Jeramey Jannene
Friday Photos

The Third Ward’s Electric Apartments

Apartments being built above electrical substation.

By - Dec 14th, 2018 07:38 pm
Apartment building planned by Joseph Property Development in the Third Ward. Rendering by Rinka Chung Architecture.

Apartment building planned by Joseph Property Development in the Third Ward. Rendering by Rinka Chung Architecture.

While it might not look like it, a quite unusual construction project is taking place in the Historic Third Ward.

At the southwest corner of N. Jefferson St. and E. St. Paul Ave., a new apartment building with 60 apartments is beginning to take shape. And while that’s remarkably ordinary, especially for the Third Ward, it’s what’s hidden inside the building that helps finances the whole project.

Electric company We Energies is embedding a 30-foot-tall substation in the base of the building. A partnership of general contractor CG Schmidt and infrastructure contractor Michels Corp. can be seen on the site today laying the foundation for the substation.

The Joseph Property Development project isn’t unheard of on a national scale. The developer told the Historic Third Ward Architectural Review Board in April that he knew of 29 of them, largely in places where real estate is more expensive like Chicago and San Francisco.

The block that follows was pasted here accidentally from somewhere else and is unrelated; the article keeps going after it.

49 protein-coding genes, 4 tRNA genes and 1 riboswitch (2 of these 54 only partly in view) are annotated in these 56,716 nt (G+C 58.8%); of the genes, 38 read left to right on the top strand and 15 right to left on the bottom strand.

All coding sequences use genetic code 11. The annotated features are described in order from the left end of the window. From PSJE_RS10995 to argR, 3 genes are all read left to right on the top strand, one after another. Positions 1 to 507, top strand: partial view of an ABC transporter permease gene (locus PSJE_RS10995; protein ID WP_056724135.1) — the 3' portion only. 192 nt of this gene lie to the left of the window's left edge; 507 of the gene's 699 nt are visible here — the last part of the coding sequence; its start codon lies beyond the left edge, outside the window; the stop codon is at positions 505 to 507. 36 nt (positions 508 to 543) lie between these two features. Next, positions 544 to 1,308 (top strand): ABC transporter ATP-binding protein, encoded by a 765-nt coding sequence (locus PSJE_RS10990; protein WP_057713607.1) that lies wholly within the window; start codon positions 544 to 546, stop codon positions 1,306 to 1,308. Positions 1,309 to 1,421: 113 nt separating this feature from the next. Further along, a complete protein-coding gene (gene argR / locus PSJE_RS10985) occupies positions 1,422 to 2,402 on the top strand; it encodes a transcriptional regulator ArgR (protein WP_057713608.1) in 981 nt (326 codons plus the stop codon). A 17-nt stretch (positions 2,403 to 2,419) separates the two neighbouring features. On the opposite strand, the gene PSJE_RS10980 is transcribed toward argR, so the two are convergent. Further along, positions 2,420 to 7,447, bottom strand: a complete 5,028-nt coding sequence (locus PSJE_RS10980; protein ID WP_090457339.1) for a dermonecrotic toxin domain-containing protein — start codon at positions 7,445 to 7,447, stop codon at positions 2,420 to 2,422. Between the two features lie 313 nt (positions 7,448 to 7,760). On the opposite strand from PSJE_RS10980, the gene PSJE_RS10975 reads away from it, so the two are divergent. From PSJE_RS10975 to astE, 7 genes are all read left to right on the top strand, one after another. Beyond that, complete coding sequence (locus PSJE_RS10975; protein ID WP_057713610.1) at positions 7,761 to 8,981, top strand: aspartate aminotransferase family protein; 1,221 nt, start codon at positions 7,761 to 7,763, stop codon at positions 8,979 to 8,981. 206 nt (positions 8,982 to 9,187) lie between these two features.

The project is being designed by RINKA, which until earlier this week was known as Rinka Chung Architecture. The architecture firm has artfully balanced the needs of the utility with the design requirements of the Historic Third Ward. To the unsuspecting pedestrian, the substation component will appear similar to a parking garage.

The building will eventually rise seven stories (85 feet), with the concrete-encased substation anchoring the first three floors. Wrapping it will be a 76-space parking garage and a double-height commercial storefront. Above will be four floors of apartments, meaning at least a couple residents will have the unique distinction of flipping on a light switch and having the power originate from directly under their feet.

But it will be a while until the apartments begin to rise. The only permits on file today with the city are for the construction of the substation.

The substation hidden in the base of a building is a clear winner compared to a stand-alone structure. The Haymarket neighborhood, located just north of the Fiserv Forum, has a single-use structure between W. McKinley Ave. and W. Vliet St., and it contributes next to nothing to the desirability of the neighborhood and presents little opportunity for redevelopment.

The partnership between Rinka and Joseph is the third for the two firms. Work is wrapping up on their first collaboration, a six-story apartment building on N. Prospect Ave. known as The Contour. While just a few blocks west of the substation site, the developer is converting a warehouse at 322 N. Broadway into offices with first-floor retail.



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